I’m really looking forward to The James Randi Educational Foundation’s annual convention for science and skepticism, The Amazing Meeting 9 (otherwise known as JREF’s TAM9). Yes, there will be the usual skeptical celebrities, such as Adam Savage, Neil DeGrasse Tyson, and the recently vilified Richard Dawkins, but there will be other awesome people, such as the tireless parents who produce this blog and the Parenting Within Reason podcast. And on behalf of those of us who are attending, we’re excited to meet you too.

Look for me at the Foundation Beyond Belief table where I will be volunteering to recruit more freethinkers to the cause of active humanism. You can also see me as a guest on the parenting workshop alongside infamous magician Jamy Ian Swiss, sexpert and feminist Heidi Anderson, JREF Education Coordinator Michael Blanford, and Center For Inquiry board member Angie McAllister.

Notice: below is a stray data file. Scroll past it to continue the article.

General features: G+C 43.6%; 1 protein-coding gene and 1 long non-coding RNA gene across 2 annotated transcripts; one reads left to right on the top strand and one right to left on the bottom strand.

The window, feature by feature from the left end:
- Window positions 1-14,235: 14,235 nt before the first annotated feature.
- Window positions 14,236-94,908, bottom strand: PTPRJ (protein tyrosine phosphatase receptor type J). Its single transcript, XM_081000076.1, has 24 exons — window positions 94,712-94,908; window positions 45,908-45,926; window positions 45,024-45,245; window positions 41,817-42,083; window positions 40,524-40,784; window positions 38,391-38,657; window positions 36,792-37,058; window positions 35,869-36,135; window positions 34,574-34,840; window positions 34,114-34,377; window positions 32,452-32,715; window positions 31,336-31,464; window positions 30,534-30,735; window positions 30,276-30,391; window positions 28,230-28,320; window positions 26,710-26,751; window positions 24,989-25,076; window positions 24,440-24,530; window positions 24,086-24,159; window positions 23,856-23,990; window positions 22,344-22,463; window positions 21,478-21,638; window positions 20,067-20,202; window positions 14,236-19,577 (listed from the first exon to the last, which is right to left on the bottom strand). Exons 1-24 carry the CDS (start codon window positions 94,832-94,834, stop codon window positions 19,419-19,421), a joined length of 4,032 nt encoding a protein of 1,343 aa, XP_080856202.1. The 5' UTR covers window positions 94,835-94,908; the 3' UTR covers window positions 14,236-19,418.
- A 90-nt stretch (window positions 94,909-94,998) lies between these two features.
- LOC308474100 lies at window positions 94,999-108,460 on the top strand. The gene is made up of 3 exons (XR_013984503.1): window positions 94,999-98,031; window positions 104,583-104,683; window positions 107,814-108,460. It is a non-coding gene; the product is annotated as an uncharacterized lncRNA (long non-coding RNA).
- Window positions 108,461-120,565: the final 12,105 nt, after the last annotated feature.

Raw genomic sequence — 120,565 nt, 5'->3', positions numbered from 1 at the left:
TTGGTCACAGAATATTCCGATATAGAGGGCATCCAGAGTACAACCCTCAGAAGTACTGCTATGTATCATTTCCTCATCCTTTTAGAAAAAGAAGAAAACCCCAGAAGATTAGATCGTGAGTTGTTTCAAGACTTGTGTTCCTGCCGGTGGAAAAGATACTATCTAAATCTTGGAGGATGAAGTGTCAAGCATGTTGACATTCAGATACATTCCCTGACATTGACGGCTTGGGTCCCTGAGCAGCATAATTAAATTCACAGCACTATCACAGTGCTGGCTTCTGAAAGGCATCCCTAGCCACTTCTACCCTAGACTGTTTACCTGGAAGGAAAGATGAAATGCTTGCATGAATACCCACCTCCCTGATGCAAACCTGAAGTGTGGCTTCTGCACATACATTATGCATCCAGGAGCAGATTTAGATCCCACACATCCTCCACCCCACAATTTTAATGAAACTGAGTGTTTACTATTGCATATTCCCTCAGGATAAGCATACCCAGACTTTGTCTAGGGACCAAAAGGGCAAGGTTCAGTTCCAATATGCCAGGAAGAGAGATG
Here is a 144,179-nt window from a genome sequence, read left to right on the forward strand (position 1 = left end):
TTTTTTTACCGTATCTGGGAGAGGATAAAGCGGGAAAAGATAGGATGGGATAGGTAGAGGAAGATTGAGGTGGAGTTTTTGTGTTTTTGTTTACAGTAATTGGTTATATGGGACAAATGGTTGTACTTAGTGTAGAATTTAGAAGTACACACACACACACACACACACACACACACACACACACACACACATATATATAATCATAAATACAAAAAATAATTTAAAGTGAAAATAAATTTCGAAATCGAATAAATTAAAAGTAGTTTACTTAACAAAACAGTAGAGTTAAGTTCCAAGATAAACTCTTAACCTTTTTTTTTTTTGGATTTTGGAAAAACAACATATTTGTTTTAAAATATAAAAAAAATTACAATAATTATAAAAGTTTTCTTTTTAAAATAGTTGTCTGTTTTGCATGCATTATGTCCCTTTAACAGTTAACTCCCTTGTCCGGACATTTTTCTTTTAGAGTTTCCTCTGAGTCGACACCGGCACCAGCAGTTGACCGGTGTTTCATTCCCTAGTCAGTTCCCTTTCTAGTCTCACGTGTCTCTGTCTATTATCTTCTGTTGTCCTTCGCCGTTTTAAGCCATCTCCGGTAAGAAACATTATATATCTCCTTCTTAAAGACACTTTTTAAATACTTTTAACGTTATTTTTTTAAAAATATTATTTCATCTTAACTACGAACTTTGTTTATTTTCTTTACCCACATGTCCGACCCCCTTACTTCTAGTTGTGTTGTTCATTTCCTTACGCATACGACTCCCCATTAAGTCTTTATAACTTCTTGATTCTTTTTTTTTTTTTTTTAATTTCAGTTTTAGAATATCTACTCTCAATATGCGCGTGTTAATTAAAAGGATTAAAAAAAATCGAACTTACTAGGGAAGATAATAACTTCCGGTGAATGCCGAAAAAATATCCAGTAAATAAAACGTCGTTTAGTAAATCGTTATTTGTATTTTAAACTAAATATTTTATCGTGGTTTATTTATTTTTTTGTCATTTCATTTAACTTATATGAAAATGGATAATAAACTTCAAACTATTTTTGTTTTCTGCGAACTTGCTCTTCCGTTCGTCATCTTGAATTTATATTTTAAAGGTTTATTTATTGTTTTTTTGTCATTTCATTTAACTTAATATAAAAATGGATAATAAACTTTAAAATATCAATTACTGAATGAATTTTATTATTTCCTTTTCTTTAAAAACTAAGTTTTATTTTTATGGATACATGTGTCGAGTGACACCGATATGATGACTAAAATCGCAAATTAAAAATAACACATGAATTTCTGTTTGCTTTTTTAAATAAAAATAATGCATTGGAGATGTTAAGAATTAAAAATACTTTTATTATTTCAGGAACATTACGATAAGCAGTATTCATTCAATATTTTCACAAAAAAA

Is there a topic or resource that you want us to share in the workshop? Please let me know.

TAM9 will also mark the end of the Parenting Within Reason podcast. We loved doing every episode and will always have fond memories of our discussions and interviews, but the time and effort that goes into producing each episode has become more than we can handle in our personal lives. It seems that ending the podcast at 50 episodes will be a nice way to conclude the experience.

Hope to see you there! Would love to meet more parents and friends!

-Colin Thornton


Child Development: Myths and Misunderstandings [Podcast]